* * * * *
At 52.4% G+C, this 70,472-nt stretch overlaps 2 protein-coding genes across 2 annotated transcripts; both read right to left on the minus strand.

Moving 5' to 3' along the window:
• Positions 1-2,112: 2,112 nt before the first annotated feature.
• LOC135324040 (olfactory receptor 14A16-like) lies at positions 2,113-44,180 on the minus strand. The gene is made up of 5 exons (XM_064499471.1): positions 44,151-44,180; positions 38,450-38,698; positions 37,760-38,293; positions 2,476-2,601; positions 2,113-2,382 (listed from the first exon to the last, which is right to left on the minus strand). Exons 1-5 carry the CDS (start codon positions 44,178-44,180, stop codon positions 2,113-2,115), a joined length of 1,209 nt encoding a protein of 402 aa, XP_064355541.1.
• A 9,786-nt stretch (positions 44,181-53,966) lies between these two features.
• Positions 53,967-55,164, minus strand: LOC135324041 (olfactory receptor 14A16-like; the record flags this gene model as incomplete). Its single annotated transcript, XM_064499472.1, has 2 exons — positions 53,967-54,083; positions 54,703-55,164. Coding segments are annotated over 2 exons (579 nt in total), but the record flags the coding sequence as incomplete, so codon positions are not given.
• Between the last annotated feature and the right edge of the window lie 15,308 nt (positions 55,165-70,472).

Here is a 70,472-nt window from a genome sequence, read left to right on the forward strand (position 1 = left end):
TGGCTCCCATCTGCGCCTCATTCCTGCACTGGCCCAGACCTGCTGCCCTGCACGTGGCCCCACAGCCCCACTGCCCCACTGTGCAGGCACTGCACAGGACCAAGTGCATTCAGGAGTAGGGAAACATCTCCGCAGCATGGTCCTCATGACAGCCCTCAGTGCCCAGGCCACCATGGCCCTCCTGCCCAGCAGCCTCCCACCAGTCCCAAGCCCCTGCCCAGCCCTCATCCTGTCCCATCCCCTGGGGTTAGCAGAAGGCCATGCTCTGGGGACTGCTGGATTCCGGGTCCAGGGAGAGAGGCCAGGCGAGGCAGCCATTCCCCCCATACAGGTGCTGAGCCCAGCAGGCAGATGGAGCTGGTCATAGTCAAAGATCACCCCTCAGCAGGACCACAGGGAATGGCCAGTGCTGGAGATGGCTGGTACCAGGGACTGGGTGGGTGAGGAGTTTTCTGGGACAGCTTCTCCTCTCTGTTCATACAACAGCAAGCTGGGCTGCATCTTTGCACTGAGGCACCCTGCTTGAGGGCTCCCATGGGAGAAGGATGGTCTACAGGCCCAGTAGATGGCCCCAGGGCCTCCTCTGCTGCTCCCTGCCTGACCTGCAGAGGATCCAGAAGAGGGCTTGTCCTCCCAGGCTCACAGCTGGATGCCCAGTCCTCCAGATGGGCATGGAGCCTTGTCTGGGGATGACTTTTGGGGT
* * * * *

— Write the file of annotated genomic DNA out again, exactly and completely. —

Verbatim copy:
At 52.4% G+C, this 70,472-nt stretch overlaps 2 protein-coding genes across 2 annotated transcripts; both read right to left on the minus strand.

Moving 5' to 3' along the window:
• Positions 1-2,112: 2,112 nt before the first annotated feature.
• LOC135324040 (olfactory receptor 14A16-like) lies at positions 2,113-44,180 on the minus strand. The gene is made up of 5 exons (XM_064499471.1): positions 44,151-44,180; positions 38,450-38,698; positions 37,760-38,293; positions 2,476-2,601; positions 2,113-2,382 (listed from the first exon to the last, which is right to left on the minus strand). Exons 1-5 carry the CDS (start codon positions 44,178-44,180, stop codon positions 2,113-2,115), a joined length of 1,209 nt encoding a protein of 402 aa, XP_064355541.1.
• A 9,786-nt stretch (positions 44,181-53,966) lies between these two features.
• Positions 53,967-55,164, minus strand: LOC135324041 (olfactory receptor 14A16-like; the record flags this gene model as incomplete). Its single annotated transcript, XM_064499472.1, has 2 exons — positions 53,967-54,083; positions 54,703-55,164. Coding segments are annotated over 2 exons (579 nt in total), but the record flags the coding sequence as incomplete, so codon positions are not given.
• Between the last annotated feature and the right edge of the window lie 15,308 nt (positions 55,165-70,472).

Here is a 70,472-nt window from a genome sequence, read left to right on the forward strand (position 1 = left end):
TGGCTCCCATCTGCGCCTCATTCCTGCACTGGCCCAGACCTGCTGCCCTGCACGTGGCCCCACAGCCCCACTGCCCCACTGTGCAGGCACTGCACAGGACCAAGTGCATTCAGGAGTAGGGAAACATCTCCGCAGCATGGTCCTCATGACAGCCCTCAGTGCCCAGGCCACCATGGCCCTCCTGCCCAGCAGCCTCCCACCAGTCCCAAGCCCCTGCCCAGCCCTCATCCTGTCCCATCCCCTGGGGTTAGCAGAAGGCCATGCTCTGGGGACTGCTGGATTCCGGGTCCAGGGAGAGAGGCCAGGCGAGGCAGCCATTCCCCCCATACAGGTGCTGAGCCCAGCAGGCAGATGGAGCTGGTCATAGTCAAAGATCACCCCTCAGCAGGACCACAGGGAATGGCCAGTGCTGGAGATGGCTGGTACCAGGGACTGGGTGGGTGAGGAGTTTTCTGGGACAGCTTCTCCTCTCTGTTCATACAACAGCAAGCTGGGCTGCATCTTTGCACTGAGGCACCCTGCTTGAGGGCTCCCATGGGAGAAGGATGGTCTACAGGCCCAGTAGATGGCCCCAGGGCCTCCTCTGCTGCTCCCTGCCTGACCTGCAGAGGATCCAGAAGAGGGCTTGTCCTCCCAGGCTCACAGCTGGATGCCCAGTCCTCCAGATGGGCATGGAGCCTTGTCTGGGGATGACTTTTGGGGT